The APM have Launched a New Scheduling Maturity Model

Written by Paul Naybour on . Posted in Default

The APM have launched a new Scheduling Maturity Model. This is aimed to help organisations assess the quality of the plans they use to manage projects. It is the vital tool for project managers in client organisations, as it is often difficult for client organisations to know if contractors are submitting a high quality plan for a project.

What is Schedule Maturity and how is it used?

The Scheduling Maturity Model is a comprehensive and systematic review of scheduling maturity. This can be used to aid process improvement by identifying shortfalls against the target standard.

The model is based on work done as part of the London 2012 Olympic and Paralympic games. Overall it looks very robust, including many of the elements you would expect to see in a project control system. Your maturity is assesses on a scale of 1 to 5 with one being basic and 5 being world class. They don’t say what score the London 2012 Olympic and Paralympic games achieved, but we can assume it was high otherwise they wouldn’t have endorsed the model.

The model looks very structured around the following attributes

Process and Toolset Attribute 1 – Use of a Scheduling Process & Compliance to Contractual RequirementsAttribute 2 – Scheduling Tools are suited to Enterprise Needs

Attribute 3 – Schedule Analysis Products are current and used throughout the Enterprise

Attribute 4 – Defined Organisation/Roles & Responsibilities

Schedule Structure and Hierarchy Attribute 5 – Capturing Project and Customer RequirementsAttribute 6 – Basis of Estimate

Attribute 7 – Deliverables Defined and Documented

Attribute 8 – Structure of the Schedule

Attribute 9 – Project Scheduling and Development of Schedules

Attribute 10 – Recurring Schedule Key Characteristics

Attribute 11 – Detail of the Schedule

Schedule Integration Attribute 12 – Integration of MilestonesAttribute 13 – Schedule Integration

Attribute 14 – Schedule Logic/Dependencies

Attribute 15 – Critical Path and the use of Float

Schedule/Resource/Cost Integration Attribute 16 – ResourcingAttribute 17 – Schedule/Cost Integration
Schedule Risk Attribute 18 – Consideration of Schedule Risk
Schedule Update and Maintenance Attribute 19 – Baseline Progress and ControlAttribute 20 – Schedule Analysis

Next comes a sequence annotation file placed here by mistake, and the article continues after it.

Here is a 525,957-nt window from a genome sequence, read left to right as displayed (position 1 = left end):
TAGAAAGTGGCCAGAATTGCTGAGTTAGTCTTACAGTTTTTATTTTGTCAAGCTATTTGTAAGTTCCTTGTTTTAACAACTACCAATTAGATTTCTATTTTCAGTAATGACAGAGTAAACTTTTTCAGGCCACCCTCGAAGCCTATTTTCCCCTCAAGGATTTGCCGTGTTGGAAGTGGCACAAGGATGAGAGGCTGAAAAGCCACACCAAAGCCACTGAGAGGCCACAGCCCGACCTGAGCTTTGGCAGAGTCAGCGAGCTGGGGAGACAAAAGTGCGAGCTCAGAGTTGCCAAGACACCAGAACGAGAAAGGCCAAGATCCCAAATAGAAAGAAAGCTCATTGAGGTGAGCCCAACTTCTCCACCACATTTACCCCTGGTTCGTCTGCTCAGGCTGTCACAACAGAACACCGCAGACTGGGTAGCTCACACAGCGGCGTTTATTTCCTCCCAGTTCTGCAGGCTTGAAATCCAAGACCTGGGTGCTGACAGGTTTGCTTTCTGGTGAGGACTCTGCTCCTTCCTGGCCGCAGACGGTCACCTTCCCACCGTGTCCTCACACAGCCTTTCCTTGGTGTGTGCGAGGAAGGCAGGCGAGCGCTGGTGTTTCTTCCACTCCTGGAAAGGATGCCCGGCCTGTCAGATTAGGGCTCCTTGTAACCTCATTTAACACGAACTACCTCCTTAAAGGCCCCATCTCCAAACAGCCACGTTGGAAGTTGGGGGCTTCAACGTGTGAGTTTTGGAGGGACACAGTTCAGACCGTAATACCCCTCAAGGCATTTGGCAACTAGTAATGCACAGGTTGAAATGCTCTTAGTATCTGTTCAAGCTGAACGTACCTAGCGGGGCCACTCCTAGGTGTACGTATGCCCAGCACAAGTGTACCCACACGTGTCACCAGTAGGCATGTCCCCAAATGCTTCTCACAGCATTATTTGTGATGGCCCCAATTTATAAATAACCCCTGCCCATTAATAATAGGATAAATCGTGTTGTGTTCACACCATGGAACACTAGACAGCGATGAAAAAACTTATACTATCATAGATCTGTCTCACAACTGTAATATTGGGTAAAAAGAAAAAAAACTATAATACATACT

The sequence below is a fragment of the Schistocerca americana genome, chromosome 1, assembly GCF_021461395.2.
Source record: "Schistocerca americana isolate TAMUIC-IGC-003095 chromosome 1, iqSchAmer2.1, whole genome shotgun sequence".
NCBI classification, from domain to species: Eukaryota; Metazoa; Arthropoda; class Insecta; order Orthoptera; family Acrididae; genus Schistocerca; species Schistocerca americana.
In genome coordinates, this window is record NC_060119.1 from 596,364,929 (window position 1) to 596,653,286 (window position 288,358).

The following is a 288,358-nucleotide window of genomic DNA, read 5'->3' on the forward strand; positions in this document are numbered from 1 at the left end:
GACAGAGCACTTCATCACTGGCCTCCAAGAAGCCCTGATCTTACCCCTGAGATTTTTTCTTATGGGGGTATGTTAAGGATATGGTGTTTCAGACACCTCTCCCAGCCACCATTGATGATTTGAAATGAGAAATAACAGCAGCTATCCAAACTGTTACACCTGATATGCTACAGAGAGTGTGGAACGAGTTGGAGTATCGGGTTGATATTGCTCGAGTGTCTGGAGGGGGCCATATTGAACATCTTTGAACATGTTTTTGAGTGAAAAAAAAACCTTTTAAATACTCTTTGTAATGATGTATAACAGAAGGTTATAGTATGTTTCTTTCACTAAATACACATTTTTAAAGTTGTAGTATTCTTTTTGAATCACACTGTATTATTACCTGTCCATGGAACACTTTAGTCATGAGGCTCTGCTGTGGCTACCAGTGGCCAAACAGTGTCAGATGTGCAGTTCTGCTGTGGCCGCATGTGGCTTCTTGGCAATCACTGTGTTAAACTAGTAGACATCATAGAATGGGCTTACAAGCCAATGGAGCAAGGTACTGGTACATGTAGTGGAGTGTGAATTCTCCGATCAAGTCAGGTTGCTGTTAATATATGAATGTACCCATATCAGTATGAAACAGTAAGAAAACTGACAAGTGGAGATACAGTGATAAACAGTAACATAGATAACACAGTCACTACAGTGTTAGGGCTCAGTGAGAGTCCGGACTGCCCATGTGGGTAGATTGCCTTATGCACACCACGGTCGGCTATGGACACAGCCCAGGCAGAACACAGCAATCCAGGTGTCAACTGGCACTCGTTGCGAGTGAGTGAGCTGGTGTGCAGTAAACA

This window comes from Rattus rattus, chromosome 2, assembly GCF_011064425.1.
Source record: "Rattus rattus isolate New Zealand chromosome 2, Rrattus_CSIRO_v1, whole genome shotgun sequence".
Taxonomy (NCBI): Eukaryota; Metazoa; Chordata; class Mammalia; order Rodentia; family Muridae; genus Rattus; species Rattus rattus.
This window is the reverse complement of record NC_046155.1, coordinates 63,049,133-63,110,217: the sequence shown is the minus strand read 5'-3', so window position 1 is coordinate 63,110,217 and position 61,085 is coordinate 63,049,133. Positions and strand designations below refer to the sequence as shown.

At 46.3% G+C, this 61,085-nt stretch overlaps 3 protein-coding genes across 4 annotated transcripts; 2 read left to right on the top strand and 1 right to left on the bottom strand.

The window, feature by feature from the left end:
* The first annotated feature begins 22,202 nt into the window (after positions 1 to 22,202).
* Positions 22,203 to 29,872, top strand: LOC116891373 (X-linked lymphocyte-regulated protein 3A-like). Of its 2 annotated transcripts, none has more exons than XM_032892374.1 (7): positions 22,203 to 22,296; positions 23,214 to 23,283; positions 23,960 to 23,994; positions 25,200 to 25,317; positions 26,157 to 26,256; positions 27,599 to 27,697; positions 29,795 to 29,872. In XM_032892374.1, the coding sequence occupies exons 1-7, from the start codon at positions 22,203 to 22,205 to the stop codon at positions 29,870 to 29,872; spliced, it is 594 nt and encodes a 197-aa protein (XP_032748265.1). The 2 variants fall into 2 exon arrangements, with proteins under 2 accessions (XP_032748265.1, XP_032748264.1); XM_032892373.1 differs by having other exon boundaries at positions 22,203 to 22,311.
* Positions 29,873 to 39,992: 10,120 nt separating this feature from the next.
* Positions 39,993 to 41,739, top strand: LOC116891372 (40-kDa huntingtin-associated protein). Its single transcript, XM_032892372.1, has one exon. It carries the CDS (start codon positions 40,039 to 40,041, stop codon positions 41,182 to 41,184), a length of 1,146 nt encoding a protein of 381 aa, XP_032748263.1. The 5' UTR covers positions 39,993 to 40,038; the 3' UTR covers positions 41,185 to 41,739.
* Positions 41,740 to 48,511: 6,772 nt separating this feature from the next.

Attribute 21 – Schedule Change Control

Environment Attribute 22 – Scheduling Roles and ResponsibilitiesAttribute 23 – Project Scheduling Resources

Attribute 24 – Team and Manager Buy In

Attribute 25 – Stakeholder (Customer, Partner & Supplier) Engagement

Attribute 26 – Planning and Scheduling Competencies

Attribute 27 – The Use of the Schedule as a Communications Aid

Attribute 28 – Scheduling as a Decision Support Tool

 

For each attribute the user is asked to evaluate the current level of maturity and the target level. It model included plenty of detail and guidance against which to conduct the assessment and it should be possible to apply it without external consultant support.

Benefits of Schedule Maturity Assessment

The model identifies the following benefits of maturity assessment including

  • Identifying strengths and weaknesses
  • Providing a highly structured, fact-based, objective, consistent and repeatable approach to identifying and assessing a project’s scheduling, and measuring progress periodically.
  • Creating a common language and conceptual framework for the way you manage and improve scheduling on your project and, if applicable, other projects within an organisation.
  • Educating people in your project on the fundamental elements of scheduling and how they relate to their roles and responsibilities.
  • Involving people at all levels in process improvement.
  • Ranking project scheduling maturity within an organisation or across the supply chain.
  • Identifying and allow the sharing of best practice across projects within an organisation.
  • Assessing and presenting the findings from a variety of scheduling reviews in a format that is easy to understand.
  • Facilitating comparisons with other projects and programmes.
  • Supporting the development of your business plan and strategy.

Overall the model looks very comprehensive and will be especially useful for client organisations evaluating plans and planning within contractors. This new model has created quite a discussion on Google Plus, you can join in to at https://plus.google.com/u/0/b/117374113171515400273/114687352375530136328/posts/ACjGdYbithA. Join in this discussion if you have applied the model and have any lessons learned from its application.

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Paul Naybour

Paul Naybour is the Business Development Director of Parallel Project Training. He has been a project management consultant for 9 years and experience managing project management development programmes for many clients small and large Paul's Google Profile

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